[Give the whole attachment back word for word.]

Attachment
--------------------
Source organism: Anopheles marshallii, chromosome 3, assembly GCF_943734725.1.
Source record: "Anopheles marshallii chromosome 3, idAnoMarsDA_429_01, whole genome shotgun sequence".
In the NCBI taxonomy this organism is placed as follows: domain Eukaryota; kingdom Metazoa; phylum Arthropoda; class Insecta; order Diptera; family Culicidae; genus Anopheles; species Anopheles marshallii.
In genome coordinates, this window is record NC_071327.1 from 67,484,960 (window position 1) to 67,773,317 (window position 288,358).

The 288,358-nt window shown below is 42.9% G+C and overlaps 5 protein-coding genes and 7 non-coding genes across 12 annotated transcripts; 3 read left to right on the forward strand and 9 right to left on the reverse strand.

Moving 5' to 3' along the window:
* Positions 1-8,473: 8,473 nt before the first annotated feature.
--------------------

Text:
Source organism: Anopheles marshallii, chromosome 3, assembly GCF_943734725.1.
Source record: "Anopheles marshallii chromosome 3, idAnoMarsDA_429_01, whole genome shotgun sequence".
In the NCBI taxonomy this organism is placed as follows: domain Eukaryota; kingdom Metazoa; phylum Arthropoda; class Insecta; order Diptera; family Culicidae; genus Anopheles; species Anopheles marshallii.
In genome coordinates, this window is record NC_071327.1 from 67,484,960 (window position 1) to 67,773,317 (window position 288,358).

The 288,358-nt window shown below is 42.9% G+C and overlaps 5 protein-coding genes and 7 non-coding genes across 12 annotated transcripts; 3 read left to right on the forward strand and 9 right to left on the reverse strand.

Moving 5' to 3' along the window:
* Positions 1-8,473: 8,473 nt before the first annotated feature.